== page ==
Convicted murderer Glen Rogers sits on Florida's death row for the murder of Gibsonton's Tina Marie Cribbs. A book scheduled to go on sale this fall contends the murder may not have happened if police had been more diligent.
Rogers was labeled the "the Cross Country Killer" for a string of murders he allegedly committed in California, Louisiana, Mississippi and here in 1995.
Prosecutors described Rogers as a smooth-talking drifter who began his killing rampage the day he raped and strangled Sandra Gallagher in California before setting her pickup truck on fire. After killing Gallagher, Rogers allegedly killed three other people.
He has been convicted for the murders of both Cribbs and Gallagher.
In Road Dog, reporters Stephen Combs and John Eckberg write that a series of mistakes by police and prosecutors allowed Rogers to go free and eventually embark on his string of slayings, even though he was a suspect in the murder of Mark Peters, an aging Army veteran who took Rogers into his home in rural Kentucky.
Eckberg is a reporter for the Cincinnati Enquirer, and Combs covered the Cribbs trial for the Jackson Clarion-Ledger and the Shreveport Times.
The book contends that one such mistake occurred when Rogers was arrested while living in California before the women's murders occurred. Police in Hamilton, Ohio, where Peters' body was found, were contacted, and detectives prepared to fly to California to question Rogers, Eckberg said.
But Eckberg said the chief of police canceled the trip because he thought it would be fruitless.
"The message I hope the book sends to police officers and chiefs who doubt questioning a criminal is think of Mark Peters and cut loose the checkbook," Eckberg said.
HARTLine public liaison and County Commission candidate Ed Crawford will appear tonight at 9 on a Discovery Channel special titled Deadly Crossings: American Intersections.
Crawford is appearing not just because he is a noted expert on urban design for pedestrians, but also because Tampa is the most dangerous major metropolitan area in the nation for people to walk in.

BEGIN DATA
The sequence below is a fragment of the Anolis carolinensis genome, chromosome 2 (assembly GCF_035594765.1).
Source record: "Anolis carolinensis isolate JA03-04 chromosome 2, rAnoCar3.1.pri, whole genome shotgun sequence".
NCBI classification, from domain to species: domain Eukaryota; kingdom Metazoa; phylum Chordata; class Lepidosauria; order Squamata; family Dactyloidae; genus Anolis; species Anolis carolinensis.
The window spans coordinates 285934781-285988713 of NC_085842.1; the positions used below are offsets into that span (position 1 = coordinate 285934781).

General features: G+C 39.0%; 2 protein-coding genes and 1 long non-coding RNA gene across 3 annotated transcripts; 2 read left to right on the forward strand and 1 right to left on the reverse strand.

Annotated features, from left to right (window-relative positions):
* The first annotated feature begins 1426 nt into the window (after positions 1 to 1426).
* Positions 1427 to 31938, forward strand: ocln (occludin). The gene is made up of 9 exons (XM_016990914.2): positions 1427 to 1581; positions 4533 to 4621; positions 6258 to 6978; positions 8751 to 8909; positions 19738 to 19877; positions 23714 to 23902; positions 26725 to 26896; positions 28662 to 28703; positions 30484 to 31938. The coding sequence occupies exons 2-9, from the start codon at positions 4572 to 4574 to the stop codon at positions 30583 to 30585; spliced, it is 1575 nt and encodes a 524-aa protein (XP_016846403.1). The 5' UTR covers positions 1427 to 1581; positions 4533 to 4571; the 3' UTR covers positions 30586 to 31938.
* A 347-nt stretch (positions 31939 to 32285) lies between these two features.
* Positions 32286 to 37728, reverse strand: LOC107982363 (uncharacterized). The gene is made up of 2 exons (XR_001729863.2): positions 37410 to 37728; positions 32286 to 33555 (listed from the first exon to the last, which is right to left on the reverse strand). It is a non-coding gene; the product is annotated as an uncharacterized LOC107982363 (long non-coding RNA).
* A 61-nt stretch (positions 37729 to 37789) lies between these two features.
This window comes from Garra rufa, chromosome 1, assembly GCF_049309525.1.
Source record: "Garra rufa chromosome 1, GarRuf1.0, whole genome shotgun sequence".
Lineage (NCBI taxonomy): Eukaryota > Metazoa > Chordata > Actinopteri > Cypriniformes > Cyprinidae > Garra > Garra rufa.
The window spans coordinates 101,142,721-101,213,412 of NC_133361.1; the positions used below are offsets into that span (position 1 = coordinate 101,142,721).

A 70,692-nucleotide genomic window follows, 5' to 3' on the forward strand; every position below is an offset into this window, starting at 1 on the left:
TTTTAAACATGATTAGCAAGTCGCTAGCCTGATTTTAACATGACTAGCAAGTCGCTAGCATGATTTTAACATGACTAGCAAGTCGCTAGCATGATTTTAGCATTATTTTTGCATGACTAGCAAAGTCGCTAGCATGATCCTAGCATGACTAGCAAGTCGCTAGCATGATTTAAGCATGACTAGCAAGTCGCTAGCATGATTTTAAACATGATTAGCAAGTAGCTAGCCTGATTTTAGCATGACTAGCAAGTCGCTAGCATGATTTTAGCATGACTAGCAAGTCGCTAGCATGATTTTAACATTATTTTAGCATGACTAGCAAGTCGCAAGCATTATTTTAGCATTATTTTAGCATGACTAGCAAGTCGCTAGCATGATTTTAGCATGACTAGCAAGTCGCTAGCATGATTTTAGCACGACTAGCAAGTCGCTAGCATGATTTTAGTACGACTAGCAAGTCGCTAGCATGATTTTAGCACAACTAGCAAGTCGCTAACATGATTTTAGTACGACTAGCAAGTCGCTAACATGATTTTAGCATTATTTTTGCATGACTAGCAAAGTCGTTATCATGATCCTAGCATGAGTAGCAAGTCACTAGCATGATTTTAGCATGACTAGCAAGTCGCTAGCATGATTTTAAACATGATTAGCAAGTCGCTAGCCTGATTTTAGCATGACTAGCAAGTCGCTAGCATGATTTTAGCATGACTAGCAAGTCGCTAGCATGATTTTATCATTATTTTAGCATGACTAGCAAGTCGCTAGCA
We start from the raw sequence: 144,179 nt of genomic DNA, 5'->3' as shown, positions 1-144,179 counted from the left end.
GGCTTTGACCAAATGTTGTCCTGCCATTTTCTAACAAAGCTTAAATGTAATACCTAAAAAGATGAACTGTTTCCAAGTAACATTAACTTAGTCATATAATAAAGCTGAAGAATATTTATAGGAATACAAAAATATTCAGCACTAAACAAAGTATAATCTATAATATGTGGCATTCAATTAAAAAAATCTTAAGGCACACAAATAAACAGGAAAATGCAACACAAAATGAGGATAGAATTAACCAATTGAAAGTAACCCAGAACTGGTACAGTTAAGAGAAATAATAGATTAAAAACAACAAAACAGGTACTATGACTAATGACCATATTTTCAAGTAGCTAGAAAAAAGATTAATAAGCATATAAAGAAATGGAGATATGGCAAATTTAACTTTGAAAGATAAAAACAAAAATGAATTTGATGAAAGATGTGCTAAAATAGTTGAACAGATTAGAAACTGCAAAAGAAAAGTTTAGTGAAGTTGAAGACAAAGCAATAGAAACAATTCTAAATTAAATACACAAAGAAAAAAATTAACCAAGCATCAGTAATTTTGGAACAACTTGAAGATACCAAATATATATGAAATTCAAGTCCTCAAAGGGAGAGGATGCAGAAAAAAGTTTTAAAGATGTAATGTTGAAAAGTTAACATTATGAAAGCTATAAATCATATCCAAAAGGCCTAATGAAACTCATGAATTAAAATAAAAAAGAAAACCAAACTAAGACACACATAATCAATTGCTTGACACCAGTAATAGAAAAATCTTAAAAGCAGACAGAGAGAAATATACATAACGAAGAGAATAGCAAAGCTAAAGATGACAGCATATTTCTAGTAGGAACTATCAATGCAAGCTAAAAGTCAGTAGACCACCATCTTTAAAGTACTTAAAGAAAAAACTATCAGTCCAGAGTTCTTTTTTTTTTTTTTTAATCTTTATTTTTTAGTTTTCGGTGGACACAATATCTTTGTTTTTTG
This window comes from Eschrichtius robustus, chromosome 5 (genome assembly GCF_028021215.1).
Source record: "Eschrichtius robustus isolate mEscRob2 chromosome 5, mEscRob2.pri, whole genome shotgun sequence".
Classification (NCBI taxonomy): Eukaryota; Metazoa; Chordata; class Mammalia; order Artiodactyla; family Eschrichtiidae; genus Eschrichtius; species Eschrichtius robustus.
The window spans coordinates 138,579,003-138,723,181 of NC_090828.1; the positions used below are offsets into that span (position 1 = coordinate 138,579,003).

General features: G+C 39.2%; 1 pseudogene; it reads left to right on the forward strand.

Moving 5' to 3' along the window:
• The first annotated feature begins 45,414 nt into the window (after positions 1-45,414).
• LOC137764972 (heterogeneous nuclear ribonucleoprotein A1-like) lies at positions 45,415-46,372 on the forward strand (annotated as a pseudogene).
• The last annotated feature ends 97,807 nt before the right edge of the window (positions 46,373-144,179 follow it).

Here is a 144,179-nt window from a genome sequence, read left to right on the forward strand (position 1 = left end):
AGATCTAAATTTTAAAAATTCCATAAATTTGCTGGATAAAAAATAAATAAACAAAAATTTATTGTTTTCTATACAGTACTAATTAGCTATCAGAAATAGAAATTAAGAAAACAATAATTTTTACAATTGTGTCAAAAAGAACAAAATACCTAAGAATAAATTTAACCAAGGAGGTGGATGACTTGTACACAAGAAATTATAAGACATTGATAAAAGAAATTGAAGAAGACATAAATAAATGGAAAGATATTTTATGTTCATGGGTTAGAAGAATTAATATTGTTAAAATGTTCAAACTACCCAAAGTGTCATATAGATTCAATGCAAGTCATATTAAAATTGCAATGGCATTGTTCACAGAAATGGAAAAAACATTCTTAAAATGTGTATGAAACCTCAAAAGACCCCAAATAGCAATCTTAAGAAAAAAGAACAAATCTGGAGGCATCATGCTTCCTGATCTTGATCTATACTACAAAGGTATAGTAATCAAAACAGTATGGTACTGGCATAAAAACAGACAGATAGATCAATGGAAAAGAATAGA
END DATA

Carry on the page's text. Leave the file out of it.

Crawford, a Democrat who is challenging incumbent Pat Frank and Republican Brian Blair for the District 7 seat, said the show's producers spent a day and a half in Tampa.
They focused on the intersection of Fowler and 22nd Avenue near University Mall.
"It's an incredibly dangerous intersection," Crawford said. "It's a school crossing and they have two crossing guards."
So when I wrote about the oddity of Miss Piggy endorsing Denny's Grand Slam breakfast with bacon and sausage, I'm sure you thought I was the only one: a man with simply too much time on his hands.
Au contraire. People magazine makes note of Miss Piggy's twisted desire for pork in its July 29 issue. It even quoted the famed female Muppet about the campaign, which was developed by WestWayne, a Tampa advertising firm.
"Pork? What are vous talking about?" Miss Piggy said to People. "Moi is now 100 percent Botox! It's a diva thing, sweetie."
Is Shaquille O'Neal a Republican? I don't know. But the organizers of next month's Shaquille O'Neal Celebrity Basketball Weekend want it known that even though Gov. Jeb Bush is the keynote speaker at the Aug. 16 dinner, this is a nonpartisan event.
In fact, I listed an incorrect benefactor for the charity event. Proceeds from the dinner and the basketball game on Aug. 17 at the Ice Palace will go to Tampa Bay Reads, CITE, the St. Petersburg Free Clinic and the American Stroke Association.
I respect the concerns of organizers, but I would be extremely disappointed if partisan politics prompted anyone not to support this worthy cause.
Who would do anything to upset a 7-foot-1, 315-pound man?
That's all I'm saying.
_ Ernest Hooper can be reached at (813) 226-3406 or Hoopersptimes.com.